Columbia Graduate Students Go on Strike During Finals Season

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On April 23, 1968, Columbia students gathered to protest the planned construction of a university gym on a public park. The protests resulted in a week-long campus occupation that led to more than 700 students getting arrested.

Now, 50 years later—almost exactly to the day—Columbia’s graduate students walked out of academic buildings across campus on Tuesday and went on strike.

The dispute began about a year and a half ago, when the school’s graduate students overwhelmingly voted to organize with the United Automobile Workers union. In response, the university has refused to bargain with the students’ bargaining committee.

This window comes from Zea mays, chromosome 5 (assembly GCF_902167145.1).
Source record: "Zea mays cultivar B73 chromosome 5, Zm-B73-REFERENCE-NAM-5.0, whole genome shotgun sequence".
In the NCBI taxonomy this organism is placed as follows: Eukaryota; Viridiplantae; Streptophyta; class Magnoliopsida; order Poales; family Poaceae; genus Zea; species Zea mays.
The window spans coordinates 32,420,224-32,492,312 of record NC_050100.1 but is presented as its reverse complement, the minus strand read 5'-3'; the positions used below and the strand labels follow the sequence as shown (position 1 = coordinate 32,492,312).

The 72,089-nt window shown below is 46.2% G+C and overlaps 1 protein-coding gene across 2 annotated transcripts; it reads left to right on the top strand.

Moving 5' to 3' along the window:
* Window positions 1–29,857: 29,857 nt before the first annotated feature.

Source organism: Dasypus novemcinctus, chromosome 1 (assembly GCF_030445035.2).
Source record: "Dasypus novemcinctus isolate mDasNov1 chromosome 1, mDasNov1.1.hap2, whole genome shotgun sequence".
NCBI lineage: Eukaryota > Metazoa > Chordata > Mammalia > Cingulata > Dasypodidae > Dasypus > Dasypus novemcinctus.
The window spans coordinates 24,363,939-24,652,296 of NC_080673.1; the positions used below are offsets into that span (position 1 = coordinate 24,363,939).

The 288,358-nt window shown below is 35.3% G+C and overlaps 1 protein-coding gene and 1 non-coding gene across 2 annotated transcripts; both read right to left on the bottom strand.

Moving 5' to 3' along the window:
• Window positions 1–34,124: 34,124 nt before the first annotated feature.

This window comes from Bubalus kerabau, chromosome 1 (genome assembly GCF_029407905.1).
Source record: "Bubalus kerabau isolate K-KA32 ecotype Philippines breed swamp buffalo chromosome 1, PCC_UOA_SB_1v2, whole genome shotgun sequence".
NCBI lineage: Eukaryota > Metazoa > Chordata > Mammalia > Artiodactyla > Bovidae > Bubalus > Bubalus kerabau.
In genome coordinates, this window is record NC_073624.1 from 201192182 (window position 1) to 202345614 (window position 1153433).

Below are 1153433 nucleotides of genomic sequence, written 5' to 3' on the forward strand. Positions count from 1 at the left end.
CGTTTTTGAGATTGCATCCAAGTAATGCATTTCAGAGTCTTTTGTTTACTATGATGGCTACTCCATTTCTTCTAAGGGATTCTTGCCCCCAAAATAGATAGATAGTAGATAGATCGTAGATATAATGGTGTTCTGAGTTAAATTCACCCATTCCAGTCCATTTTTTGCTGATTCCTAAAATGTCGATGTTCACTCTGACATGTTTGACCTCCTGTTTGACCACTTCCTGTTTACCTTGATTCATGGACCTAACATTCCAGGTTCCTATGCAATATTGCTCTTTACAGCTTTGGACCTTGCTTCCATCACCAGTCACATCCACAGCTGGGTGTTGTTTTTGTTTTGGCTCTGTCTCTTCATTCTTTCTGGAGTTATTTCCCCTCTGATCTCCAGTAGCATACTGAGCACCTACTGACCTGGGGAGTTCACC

Here are some of the scenes from today’s walkout:


Watch this beautiful video of unionized construction workers joining with the grad students in solidarity:


The planned week-long strike was scheduled to fall at the end of the semester for maximum impact. As The New York Times reported:

With classes scheduled to end on April 30, the strike comes at the busiest time of the year, as students gear up for finals, professors wrap up their classes — many taught with the help of graduate teaching assistants who also grade papers and projects — and the campus prepares for commencement.


Columbia is only one of the hallowed institutions of higher learning that’s recently had to fight for its right to unionize. Grad students at Harvard University are also trying to join UAW but have been met with resistance and scaremongering tactics from the school’s administration. And at other colleges across the country, students are rising up to demand better working conditions.

Senior politics reporter at Splinter.

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